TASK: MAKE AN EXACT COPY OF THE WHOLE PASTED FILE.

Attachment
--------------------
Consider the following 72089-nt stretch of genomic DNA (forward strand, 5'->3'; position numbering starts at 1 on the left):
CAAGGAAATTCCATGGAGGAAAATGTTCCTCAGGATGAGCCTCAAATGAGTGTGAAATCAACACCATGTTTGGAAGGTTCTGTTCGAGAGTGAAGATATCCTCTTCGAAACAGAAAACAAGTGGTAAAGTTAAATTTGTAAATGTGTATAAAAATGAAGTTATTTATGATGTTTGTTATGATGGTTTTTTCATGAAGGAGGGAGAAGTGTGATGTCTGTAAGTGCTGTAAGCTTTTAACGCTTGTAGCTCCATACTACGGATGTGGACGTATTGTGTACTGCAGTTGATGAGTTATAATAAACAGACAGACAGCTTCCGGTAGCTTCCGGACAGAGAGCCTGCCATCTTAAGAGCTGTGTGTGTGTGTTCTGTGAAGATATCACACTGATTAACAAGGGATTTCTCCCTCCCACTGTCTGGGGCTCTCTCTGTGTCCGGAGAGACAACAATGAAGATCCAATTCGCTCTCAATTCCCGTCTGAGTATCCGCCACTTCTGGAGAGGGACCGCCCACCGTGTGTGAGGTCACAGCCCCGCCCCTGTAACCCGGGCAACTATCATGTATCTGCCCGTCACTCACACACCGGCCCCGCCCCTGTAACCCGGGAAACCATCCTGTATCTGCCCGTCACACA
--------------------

Consider the following 72089-nt stretch of genomic DNA (forward strand, 5'->3'; position numbering starts at 1 on the left):
CAAGGAAATTCCATGGAGGAAAATGTTCCTCAGGATGAGCCTCAAATGAGTGTGAAATCAACACCATGTTTGGAAGGTTCTGTTCGAGAGTGAAGATATCCTCTTCGAAACAGAAAACAAGTGGTAAAGTTAAATTTGTAAATGTGTATAAAAATGAAGTTATTTATGATGTTTGTTATGATGGTTTTTTCATGAAGGAGGGAGAAGTGTGATGTCTGTAAGTGCTGTAAGCTTTTAACGCTTGTAGCTCCATACTACGGATGTGGACGTATTGTGTACTGCAGTTGATGAGTTATAATAAACAGACAGACAGCTTCCGGTAGCTTCCGGACAGAGAGCCTGCCATCTTAAGAGCTGTGTGTGTGTGTTCTGTGAAGATATCACACTGATTAACAAGGGATTTCTCCCTCCCACTGTCTGGGGCTCTCTCTGTGTCCGGAGAGACAACAATGAAGATCCAATTCGCTCTCAATTCCCGTCTGAGTATCCGCCACTTCTGGAGAGGGACCGCCCACCGTGTGTGAGGTCACAGCCCCGCCCCTGTAACCCGGGCAACTATCATGTATCTGCCCGTCACTCACACACCGGCCCCGCCCCTGTAACCCGGGAAACCATCCTGTATCTGCCCGTCACACA